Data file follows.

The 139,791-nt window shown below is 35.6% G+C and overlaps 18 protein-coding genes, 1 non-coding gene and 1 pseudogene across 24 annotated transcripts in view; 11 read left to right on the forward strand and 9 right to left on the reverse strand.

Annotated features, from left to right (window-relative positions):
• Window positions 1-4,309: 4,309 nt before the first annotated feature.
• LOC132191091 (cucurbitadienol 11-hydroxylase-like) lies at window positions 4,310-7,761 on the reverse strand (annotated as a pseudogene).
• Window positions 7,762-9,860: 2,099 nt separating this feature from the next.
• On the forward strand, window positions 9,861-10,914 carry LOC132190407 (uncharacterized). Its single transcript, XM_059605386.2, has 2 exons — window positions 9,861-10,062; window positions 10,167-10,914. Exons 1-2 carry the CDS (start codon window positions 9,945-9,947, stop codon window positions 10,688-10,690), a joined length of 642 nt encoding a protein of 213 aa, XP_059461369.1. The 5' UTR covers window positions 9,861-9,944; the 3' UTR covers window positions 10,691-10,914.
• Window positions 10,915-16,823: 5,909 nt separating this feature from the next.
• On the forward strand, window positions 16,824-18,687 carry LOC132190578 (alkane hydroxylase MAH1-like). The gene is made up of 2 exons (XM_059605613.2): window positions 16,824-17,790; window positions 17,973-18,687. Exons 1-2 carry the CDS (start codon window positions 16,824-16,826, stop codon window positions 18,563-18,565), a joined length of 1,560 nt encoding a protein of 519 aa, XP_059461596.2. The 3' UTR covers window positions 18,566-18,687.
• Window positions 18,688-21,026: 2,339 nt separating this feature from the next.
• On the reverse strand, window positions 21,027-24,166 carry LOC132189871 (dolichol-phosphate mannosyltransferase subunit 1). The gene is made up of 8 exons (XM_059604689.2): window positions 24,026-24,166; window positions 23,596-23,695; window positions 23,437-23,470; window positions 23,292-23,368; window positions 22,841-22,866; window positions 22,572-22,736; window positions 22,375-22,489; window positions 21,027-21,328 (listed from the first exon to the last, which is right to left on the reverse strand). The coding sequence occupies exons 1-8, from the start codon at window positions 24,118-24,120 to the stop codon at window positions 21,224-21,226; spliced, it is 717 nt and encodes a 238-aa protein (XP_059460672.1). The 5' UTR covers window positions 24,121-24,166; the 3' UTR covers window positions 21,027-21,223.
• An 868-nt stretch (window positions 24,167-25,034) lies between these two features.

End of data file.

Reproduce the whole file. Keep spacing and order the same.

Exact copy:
The 139,791-nt window shown below is 35.6% G+C and overlaps 18 protein-coding genes, 1 non-coding gene and 1 pseudogene across 24 annotated transcripts in view; 11 read left to right on the forward strand and 9 right to left on the reverse strand.

Annotated features, from left to right (window-relative positions):
• Window positions 1-4,309: 4,309 nt before the first annotated feature.
• LOC132191091 (cucurbitadienol 11-hydroxylase-like) lies at window positions 4,310-7,761 on the reverse strand (annotated as a pseudogene).
• Window positions 7,762-9,860: 2,099 nt separating this feature from the next.
• On the forward strand, window positions 9,861-10,914 carry LOC132190407 (uncharacterized). Its single transcript, XM_059605386.2, has 2 exons — window positions 9,861-10,062; window positions 10,167-10,914. Exons 1-2 carry the CDS (start codon window positions 9,945-9,947, stop codon window positions 10,688-10,690), a joined length of 642 nt encoding a protein of 213 aa, XP_059461369.1. The 5' UTR covers window positions 9,861-9,944; the 3' UTR covers window positions 10,691-10,914.
• Window positions 10,915-16,823: 5,909 nt separating this feature from the next.
• On the forward strand, window positions 16,824-18,687 carry LOC132190578 (alkane hydroxylase MAH1-like). The gene is made up of 2 exons (XM_059605613.2): window positions 16,824-17,790; window positions 17,973-18,687. Exons 1-2 carry the CDS (start codon window positions 16,824-16,826, stop codon window positions 18,563-18,565), a joined length of 1,560 nt encoding a protein of 519 aa, XP_059461596.2. The 3' UTR covers window positions 18,566-18,687.
• Window positions 18,688-21,026: 2,339 nt separating this feature from the next.
• On the reverse strand, window positions 21,027-24,166 carry LOC132189871 (dolichol-phosphate mannosyltransferase subunit 1). The gene is made up of 8 exons (XM_059604689.2): window positions 24,026-24,166; window positions 23,596-23,695; window positions 23,437-23,470; window positions 23,292-23,368; window positions 22,841-22,866; window positions 22,572-22,736; window positions 22,375-22,489; window positions 21,027-21,328 (listed from the first exon to the last, which is right to left on the reverse strand). The coding sequence occupies exons 1-8, from the start codon at window positions 24,118-24,120 to the stop codon at window positions 21,224-21,226; spliced, it is 717 nt and encodes a 238-aa protein (XP_059460672.1). The 5' UTR covers window positions 24,121-24,166; the 3' UTR covers window positions 21,027-21,223.
• An 868-nt stretch (window positions 24,167-25,034) lies between these two features.